Drivers and partners thanked after M56 weekend closure


08 Apr 2022

Drivers and partners thanked after M56 weekend closure

We're thanking drivers and partners for their support in making last month’s weekend closure of the M56 a success.

A new video and pictures released today (8 April) show how much progress was made on the motorway upgrade during the shutdown.


We’re delivering an £85 million upgrade of the motorway between junction 6 at Hale Barns and junction 8 at Bowdon. As part of the scheme we closed the motorway over the last weekend in March to install two new ‘superspan’ gantries, designed to straddle eight lanes of motorway traffic, as well as delivering a ‘tick-list’ of other work.

Drivers on longer journeys were diverted using the M6, M62 and M60 while local diversions were also in place for people living between Altrincham, Hale and Manchester Airport. Access to the airport from junction 5 was kept open right across the weekend.

The new pictures and a time-lapse video show how much progress was made with the motorway re-opening by 3am on the Monday. Three hours were trimmed off the scheduled 55 ½-hour closure.

(Specialist lorries were deployed to deliver and install the 60-tonne gantries)

The scheme’s project manager Clare Bond said: “The installation of the two huge gantries was the most eye-catching operation over the whole weekend but we also got on with dozens of other smaller tasks.

“Our operational colleagues at National Highways who are responsible for the day-to-day running of the motorway also came in over the weekend to conduct condition surveys and do other work which means they won’t have to close lanes or carriageways at another time.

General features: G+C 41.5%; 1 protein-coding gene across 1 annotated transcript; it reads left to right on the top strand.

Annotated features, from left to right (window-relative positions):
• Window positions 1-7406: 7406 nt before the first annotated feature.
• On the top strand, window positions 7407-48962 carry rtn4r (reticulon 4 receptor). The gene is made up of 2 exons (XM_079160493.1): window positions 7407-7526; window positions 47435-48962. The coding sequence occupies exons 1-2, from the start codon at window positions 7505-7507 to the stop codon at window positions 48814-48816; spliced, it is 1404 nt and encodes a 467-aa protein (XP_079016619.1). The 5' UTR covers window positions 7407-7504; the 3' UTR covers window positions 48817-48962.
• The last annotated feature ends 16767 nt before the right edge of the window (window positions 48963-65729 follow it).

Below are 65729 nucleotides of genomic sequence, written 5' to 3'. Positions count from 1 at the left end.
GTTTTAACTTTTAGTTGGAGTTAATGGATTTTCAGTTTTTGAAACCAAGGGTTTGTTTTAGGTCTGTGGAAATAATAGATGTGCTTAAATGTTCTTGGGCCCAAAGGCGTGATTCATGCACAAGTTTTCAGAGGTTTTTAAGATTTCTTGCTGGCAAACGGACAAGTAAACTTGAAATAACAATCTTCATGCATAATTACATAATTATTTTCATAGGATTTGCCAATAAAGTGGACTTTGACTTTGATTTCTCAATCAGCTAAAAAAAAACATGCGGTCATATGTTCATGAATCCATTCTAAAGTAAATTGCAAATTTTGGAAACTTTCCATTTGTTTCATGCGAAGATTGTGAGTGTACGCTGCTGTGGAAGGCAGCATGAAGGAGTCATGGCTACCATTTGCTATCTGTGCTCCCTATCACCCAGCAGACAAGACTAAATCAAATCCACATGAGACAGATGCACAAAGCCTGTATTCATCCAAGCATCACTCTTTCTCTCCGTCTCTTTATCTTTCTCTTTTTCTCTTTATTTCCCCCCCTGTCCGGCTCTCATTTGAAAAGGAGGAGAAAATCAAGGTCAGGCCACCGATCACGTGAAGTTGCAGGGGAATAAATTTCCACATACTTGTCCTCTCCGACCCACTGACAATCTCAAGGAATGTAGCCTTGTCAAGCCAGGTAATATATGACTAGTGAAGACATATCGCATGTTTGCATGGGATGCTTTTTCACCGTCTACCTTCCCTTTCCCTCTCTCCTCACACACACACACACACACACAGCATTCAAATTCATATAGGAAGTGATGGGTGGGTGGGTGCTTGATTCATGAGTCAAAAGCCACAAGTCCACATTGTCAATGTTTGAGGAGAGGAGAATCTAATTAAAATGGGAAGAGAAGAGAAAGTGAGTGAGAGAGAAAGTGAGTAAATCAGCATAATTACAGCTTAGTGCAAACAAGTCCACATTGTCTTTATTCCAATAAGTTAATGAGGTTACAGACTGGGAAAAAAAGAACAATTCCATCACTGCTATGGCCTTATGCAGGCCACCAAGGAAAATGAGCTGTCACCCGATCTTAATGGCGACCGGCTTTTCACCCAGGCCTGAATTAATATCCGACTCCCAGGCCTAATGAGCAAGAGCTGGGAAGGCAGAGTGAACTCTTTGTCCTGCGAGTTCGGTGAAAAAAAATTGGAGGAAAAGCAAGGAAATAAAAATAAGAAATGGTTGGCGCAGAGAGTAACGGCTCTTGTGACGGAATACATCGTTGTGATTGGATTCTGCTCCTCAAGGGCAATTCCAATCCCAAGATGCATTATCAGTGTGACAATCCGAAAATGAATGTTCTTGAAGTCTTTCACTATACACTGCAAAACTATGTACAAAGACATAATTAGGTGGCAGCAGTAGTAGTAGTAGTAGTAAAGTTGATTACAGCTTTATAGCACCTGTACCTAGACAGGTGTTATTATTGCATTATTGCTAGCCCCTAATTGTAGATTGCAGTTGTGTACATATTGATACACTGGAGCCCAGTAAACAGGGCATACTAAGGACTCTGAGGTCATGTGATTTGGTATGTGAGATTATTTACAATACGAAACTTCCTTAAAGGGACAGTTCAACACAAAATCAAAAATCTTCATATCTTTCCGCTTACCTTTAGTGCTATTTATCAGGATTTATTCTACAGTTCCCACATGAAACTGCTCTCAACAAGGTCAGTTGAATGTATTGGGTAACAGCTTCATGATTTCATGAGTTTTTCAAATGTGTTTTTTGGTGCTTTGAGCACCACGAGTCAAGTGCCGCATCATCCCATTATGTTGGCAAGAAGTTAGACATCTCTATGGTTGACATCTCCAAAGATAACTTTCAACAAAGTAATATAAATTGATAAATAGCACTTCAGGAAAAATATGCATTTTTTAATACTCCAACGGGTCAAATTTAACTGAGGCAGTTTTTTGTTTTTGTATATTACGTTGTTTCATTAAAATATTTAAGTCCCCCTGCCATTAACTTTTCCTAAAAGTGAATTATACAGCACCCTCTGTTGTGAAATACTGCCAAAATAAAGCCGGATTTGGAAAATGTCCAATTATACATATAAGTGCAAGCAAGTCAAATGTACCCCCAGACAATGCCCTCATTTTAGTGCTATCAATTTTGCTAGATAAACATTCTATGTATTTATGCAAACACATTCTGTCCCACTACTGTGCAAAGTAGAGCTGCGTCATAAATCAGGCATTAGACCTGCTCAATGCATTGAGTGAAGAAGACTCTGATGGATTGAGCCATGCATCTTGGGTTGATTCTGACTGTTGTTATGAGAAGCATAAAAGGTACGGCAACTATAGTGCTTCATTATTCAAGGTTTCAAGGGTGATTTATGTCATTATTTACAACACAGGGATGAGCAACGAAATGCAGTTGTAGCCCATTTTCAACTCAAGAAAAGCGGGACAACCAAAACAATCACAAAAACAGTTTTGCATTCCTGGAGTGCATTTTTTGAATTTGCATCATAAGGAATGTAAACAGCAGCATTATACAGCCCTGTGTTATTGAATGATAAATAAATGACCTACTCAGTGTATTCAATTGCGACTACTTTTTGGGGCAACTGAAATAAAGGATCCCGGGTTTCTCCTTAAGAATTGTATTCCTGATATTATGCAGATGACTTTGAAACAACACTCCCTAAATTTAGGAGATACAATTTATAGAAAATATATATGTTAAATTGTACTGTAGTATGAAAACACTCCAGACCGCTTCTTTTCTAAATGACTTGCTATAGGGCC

“We’ve been planning this closure over many months and the support and patience of drivers, people living along the diversion route and partners like Manchester Airport and Transport for Greater Manchester was crucial to everything going so smoothly.

“The motorway upgrade will tackle congestion on a key commuter and airport route between Altrincham and south Manchester and both Manchester Airport and TfGM have been very supportive. TfGM publicised the weekend closure on its own electronic message signs and kept us updated about traffic conditions on the local diversion route with information from its 24-hour control room.”

Work delivered over the weekend closure included:

  • installing two 60 tonne ‘superspan’ gantries with the help of a giant, 250-tonne crane
  • laying cables, ducts and drainage channels
  • erecting sections of off-side safety barrier and installing off-side kerb

Other work unrelated to the project but taking advantage of the weekend closure included, safety barrier repairs, replacement of signs on existing gantries and carrying out routine drainage, structure and carriageway condition surveys.

(Pictures show how much progress was made during the weekend motorway closure)

The four-mile section of motorway between junction 6 and junction 8 is part of the important corridor between Manchester and Manchester Airport and the Midlands.

As well as installing technology to help provide smoother journeys, we’re busy converting the hard shoulders to add an extra running lane to both the westbound and eastbound carriageways.

A new central reservation concrete safety barrier, low noise surfacing, and technology to alert our control centre to breakdowns and incidents will be also installed before the extra lanes open to drivers by the end of the year.

Additionally, four emergency areas providing drivers with a place to stop in the event of break downs or other emergencies, will also be installed as part of the project.

The roll-out of new all lane running (ALR) smart motorways was paused by the government in January to allow five years’ worth of safety and economic data to be collected. However, work on stretches already under construction - such as the M56 - is continuing because these stretches are all more than half completed and leaving traffic management in place throughout the five-year pause would significantly disrupt drivers.

When these stretches are open they will all have technology in place which can detect stopped vehicles - typically within 20 seconds - to give added reassurance to drivers who stop in a live lane.

Find out more information about the M56 motorway upgrade